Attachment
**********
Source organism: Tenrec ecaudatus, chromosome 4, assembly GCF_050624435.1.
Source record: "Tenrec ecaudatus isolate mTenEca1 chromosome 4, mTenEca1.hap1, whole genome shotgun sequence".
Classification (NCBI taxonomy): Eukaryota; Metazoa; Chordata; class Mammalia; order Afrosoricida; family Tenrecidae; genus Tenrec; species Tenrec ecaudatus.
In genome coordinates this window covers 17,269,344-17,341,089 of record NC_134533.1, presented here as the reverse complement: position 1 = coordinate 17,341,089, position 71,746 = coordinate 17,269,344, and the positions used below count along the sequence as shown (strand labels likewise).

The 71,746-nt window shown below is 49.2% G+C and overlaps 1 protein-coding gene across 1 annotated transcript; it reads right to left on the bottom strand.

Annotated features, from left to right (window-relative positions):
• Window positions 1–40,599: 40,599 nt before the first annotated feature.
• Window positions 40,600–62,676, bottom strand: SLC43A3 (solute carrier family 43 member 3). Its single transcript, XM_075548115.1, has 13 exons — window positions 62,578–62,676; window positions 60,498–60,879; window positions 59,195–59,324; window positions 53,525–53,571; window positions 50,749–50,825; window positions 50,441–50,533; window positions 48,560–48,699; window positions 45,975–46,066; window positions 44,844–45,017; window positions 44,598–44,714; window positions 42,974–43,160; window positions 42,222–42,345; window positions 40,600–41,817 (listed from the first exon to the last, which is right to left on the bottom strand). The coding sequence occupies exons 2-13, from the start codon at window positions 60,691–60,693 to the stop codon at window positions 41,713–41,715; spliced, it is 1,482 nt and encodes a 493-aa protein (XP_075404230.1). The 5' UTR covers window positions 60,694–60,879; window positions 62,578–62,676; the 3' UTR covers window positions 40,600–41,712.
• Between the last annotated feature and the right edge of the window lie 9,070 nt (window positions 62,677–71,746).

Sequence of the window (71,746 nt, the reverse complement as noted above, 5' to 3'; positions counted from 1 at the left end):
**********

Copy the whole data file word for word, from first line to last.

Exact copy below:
Source organism: Tenrec ecaudatus, chromosome 4, assembly GCF_050624435.1.
Source record: "Tenrec ecaudatus isolate mTenEca1 chromosome 4, mTenEca1.hap1, whole genome shotgun sequence".
Classification (NCBI taxonomy): Eukaryota; Metazoa; Chordata; class Mammalia; order Afrosoricida; family Tenrecidae; genus Tenrec; species Tenrec ecaudatus.
In genome coordinates this window covers 17,269,344-17,341,089 of record NC_134533.1, presented here as the reverse complement: position 1 = coordinate 17,341,089, position 71,746 = coordinate 17,269,344, and the positions used below count along the sequence as shown (strand labels likewise).

The 71,746-nt window shown below is 49.2% G+C and overlaps 1 protein-coding gene across 1 annotated transcript; it reads right to left on the bottom strand.

Annotated features, from left to right (window-relative positions):
• Window positions 1–40,599: 40,599 nt before the first annotated feature.
• Window positions 40,600–62,676, bottom strand: SLC43A3 (solute carrier family 43 member 3). Its single transcript, XM_075548115.1, has 13 exons — window positions 62,578–62,676; window positions 60,498–60,879; window positions 59,195–59,324; window positions 53,525–53,571; window positions 50,749–50,825; window positions 50,441–50,533; window positions 48,560–48,699; window positions 45,975–46,066; window positions 44,844–45,017; window positions 44,598–44,714; window positions 42,974–43,160; window positions 42,222–42,345; window positions 40,600–41,817 (listed from the first exon to the last, which is right to left on the bottom strand). The coding sequence occupies exons 2-13, from the start codon at window positions 60,691–60,693 to the stop codon at window positions 41,713–41,715; spliced, it is 1,482 nt and encodes a 493-aa protein (XP_075404230.1). The 5' UTR covers window positions 60,694–60,879; window positions 62,578–62,676; the 3' UTR covers window positions 40,600–41,712.
• Between the last annotated feature and the right edge of the window lie 9,070 nt (window positions 62,677–71,746).

Sequence of the window (71,746 nt, the reverse complement as noted above, 5' to 3'; positions counted from 1 at the left end):